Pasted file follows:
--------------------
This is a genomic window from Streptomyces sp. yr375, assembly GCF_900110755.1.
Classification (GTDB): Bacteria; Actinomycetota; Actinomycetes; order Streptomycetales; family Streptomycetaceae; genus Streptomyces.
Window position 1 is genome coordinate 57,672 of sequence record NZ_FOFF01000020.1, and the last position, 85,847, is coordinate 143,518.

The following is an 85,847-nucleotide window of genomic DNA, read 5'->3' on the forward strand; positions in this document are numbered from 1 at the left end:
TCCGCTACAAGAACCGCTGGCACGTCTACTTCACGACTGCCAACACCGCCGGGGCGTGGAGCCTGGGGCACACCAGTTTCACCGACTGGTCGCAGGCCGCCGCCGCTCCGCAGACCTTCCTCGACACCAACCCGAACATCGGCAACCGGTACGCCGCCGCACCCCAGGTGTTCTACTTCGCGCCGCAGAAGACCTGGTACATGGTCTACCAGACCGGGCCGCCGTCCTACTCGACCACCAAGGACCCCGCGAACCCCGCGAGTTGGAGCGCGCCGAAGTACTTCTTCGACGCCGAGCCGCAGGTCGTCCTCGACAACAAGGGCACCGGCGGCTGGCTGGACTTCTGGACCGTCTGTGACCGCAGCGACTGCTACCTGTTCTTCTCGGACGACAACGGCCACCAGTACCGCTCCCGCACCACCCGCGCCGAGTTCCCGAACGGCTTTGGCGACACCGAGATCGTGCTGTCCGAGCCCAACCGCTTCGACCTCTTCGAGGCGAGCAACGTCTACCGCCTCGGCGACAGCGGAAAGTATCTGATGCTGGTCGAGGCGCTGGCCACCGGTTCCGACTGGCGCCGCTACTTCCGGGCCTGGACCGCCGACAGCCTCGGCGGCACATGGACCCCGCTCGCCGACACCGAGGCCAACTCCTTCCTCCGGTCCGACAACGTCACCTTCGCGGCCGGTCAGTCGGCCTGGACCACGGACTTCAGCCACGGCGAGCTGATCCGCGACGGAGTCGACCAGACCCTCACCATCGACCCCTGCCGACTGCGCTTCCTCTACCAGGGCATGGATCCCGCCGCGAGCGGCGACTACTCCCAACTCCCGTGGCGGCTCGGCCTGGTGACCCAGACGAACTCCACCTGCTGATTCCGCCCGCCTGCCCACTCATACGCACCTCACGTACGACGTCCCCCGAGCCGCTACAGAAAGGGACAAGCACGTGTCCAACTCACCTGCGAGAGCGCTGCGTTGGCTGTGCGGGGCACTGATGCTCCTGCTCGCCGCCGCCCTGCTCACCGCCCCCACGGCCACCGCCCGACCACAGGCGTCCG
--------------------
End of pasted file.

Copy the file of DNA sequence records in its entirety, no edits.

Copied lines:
This is a genomic window from Streptomyces sp. yr375, assembly GCF_900110755.1.
Classification (GTDB): Bacteria; Actinomycetota; Actinomycetes; order Streptomycetales; family Streptomycetaceae; genus Streptomyces.
Window position 1 is genome coordinate 57,672 of sequence record NZ_FOFF01000020.1, and the last position, 85,847, is coordinate 143,518.

The following is an 85,847-nucleotide window of genomic DNA, read 5'->3' on the forward strand; positions in this document are numbered from 1 at the left end:
TCCGCTACAAGAACCGCTGGCACGTCTACTTCACGACTGCCAACACCGCCGGGGCGTGGAGCCTGGGGCACACCAGTTTCACCGACTGGTCGCAGGCCGCCGCCGCTCCGCAGACCTTCCTCGACACCAACCCGAACATCGGCAACCGGTACGCCGCCGCACCCCAGGTGTTCTACTTCGCGCCGCAGAAGACCTGGTACATGGTCTACCAGACCGGGCCGCCGTCCTACTCGACCACCAAGGACCCCGCGAACCCCGCGAGTTGGAGCGCGCCGAAGTACTTCTTCGACGCCGAGCCGCAGGTCGTCCTCGACAACAAGGGCACCGGCGGCTGGCTGGACTTCTGGACCGTCTGTGACCGCAGCGACTGCTACCTGTTCTTCTCGGACGACAACGGCCACCAGTACCGCTCCCGCACCACCCGCGCCGAGTTCCCGAACGGCTTTGGCGACACCGAGATCGTGCTGTCCGAGCCCAACCGCTTCGACCTCTTCGAGGCGAGCAACGTCTACCGCCTCGGCGACAGCGGAAAGTATCTGATGCTGGTCGAGGCGCTGGCCACCGGTTCCGACTGGCGCCGCTACTTCCGGGCCTGGACCGCCGACAGCCTCGGCGGCACATGGACCCCGCTCGCCGACACCGAGGCCAACTCCTTCCTCCGGTCCGACAACGTCACCTTCGCGGCCGGTCAGTCGGCCTGGACCACGGACTTCAGCCACGGCGAGCTGATCCGCGACGGAGTCGACCAGACCCTCACCATCGACCCCTGCCGACTGCGCTTCCTCTACCAGGGCATGGATCCCGCCGCGAGCGGCGACTACTCCCAACTCCCGTGGCGGCTCGGCCTGGTGACCCAGACGAACTCCACCTGCTGATTCCGCCCGCCTGCCCACTCATACGCACCTCACGTACGACGTCCCCCGAGCCGCTACAGAAAGGGACAAGCACGTGTCCAACTCACCTGCGAGAGCGCTGCGTTGGCTGTGCGGGGCACTGATGCTCCTGCTCGCCGCCGCCCTGCTCACCGCCCCCACGGCCACCGCCCGACCACAGGCGTCCG